Transnational risk governance

It was decided by the EU on 6 June 2016 not to decide on the further authorisation of the herbicide glyphosate. This decision illustrates the threefold problem-dimension that has to be considered in the controversies over international trade.

(1) The Governance Dimension: The operation of markets requires the establishment of governance arrangements within which decisions on the marketization of products and services can be taken and conflicts of interests are resolved. The course will hence reconstruct the pertinent institutional developments from GATT 1947 to WTO 1994 and TTIP, reflecting on the economic and political changes to which these institutions have responded or seek to respond.

(2) Risks, Uncertainty, Precaution. Are the economic benefits of glyphosate worth accepting the attendant risks of this weedkiller, which allegedly affects human and animal health and the environment? As in so many cases, experts disagree. The course will hence deal with risk research and risk regulation. Specifically, the course will deal with the recommendations submitted by transnational scientific bodies and standardisation organisation and with the decisions taken by the WTO Panels and Appellate Bodies.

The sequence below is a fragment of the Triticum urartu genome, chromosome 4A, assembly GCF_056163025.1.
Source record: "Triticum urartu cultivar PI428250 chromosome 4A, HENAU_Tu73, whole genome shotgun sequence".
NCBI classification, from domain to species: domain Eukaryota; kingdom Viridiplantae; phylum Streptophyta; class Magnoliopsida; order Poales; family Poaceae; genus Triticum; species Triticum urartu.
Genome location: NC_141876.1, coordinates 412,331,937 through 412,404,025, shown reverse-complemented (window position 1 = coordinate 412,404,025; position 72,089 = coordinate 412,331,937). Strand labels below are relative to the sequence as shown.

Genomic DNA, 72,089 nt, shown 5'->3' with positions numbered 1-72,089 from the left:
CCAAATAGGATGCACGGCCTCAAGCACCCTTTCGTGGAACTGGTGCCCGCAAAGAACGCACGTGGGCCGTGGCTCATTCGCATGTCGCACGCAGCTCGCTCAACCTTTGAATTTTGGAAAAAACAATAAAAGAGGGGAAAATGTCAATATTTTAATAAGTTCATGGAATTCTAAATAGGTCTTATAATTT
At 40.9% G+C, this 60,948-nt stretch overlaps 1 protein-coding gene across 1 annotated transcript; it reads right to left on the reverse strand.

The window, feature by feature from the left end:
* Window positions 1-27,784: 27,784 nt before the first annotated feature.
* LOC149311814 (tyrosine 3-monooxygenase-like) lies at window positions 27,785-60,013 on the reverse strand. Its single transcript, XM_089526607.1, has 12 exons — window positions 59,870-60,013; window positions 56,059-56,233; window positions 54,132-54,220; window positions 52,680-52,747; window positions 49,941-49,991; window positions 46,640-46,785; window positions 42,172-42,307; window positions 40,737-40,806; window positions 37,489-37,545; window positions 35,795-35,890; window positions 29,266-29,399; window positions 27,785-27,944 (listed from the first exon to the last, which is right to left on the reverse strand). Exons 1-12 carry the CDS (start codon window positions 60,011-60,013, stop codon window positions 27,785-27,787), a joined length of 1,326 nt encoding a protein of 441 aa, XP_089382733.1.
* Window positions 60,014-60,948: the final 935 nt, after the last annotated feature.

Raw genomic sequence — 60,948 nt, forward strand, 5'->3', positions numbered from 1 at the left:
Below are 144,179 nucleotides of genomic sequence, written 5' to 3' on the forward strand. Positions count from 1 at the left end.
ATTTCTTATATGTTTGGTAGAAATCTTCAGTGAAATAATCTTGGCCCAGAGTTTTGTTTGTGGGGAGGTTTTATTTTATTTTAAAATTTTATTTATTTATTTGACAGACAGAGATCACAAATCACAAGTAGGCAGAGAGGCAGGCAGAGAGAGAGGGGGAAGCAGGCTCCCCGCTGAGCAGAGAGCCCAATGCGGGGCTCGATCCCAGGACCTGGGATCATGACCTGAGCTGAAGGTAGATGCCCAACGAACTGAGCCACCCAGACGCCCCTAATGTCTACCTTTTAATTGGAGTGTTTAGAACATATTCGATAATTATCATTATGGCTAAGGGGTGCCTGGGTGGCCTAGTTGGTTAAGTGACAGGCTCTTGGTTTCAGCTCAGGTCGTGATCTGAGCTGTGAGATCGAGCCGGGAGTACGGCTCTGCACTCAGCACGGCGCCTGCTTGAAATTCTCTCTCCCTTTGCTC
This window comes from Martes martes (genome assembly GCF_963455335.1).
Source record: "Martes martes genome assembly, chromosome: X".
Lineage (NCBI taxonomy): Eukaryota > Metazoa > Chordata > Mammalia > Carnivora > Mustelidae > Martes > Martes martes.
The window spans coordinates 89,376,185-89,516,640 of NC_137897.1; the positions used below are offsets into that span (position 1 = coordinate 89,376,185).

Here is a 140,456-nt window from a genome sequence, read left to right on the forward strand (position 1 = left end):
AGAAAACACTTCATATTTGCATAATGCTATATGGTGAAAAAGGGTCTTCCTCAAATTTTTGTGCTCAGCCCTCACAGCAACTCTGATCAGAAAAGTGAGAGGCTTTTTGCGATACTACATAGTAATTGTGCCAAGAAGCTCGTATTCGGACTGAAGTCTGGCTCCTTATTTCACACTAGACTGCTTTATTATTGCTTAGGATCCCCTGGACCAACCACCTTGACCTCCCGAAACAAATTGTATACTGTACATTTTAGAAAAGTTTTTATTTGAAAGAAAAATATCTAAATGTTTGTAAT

(3) Legitimacy Concerns. Transnational trade governance is confronted with economic interests, consumer and environmental protection, and even ethical concerns. Often enough these issues are both highly topical and politically controversial. The course will reconstruct pertinent debates on the legitimacy of transnational decision-making, in particular the reliance on expertise on the one hand and the quest for democratic accountability on the other. We will contrast a few positions out of a broad spectre of contribution to highly academic controversy.

(4) TTIP. The Transatlantic Trade and Investment Partnership is anything but purely theoretical, but concerns all the aspect sketched out above directly. The course will address economic and strategic objectives, the replacement of America and European standards, the mechanisms of regulatory cooperation provided for once TTIP is ratified, and, last but not least the controversies over the "Investor to State Dispute Settlement (ISDS)."